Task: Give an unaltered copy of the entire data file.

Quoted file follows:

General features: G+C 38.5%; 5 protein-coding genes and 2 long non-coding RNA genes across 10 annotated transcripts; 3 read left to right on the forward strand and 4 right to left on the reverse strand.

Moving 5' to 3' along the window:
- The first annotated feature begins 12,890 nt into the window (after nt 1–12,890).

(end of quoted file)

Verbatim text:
General features: G+C 38.5%; 5 protein-coding genes and 2 long non-coding RNA genes across 10 annotated transcripts; 3 read left to right on the forward strand and 4 right to left on the reverse strand.

Moving 5' to 3' along the window:
- The first annotated feature begins 12,890 nt into the window (after nt 1–12,890).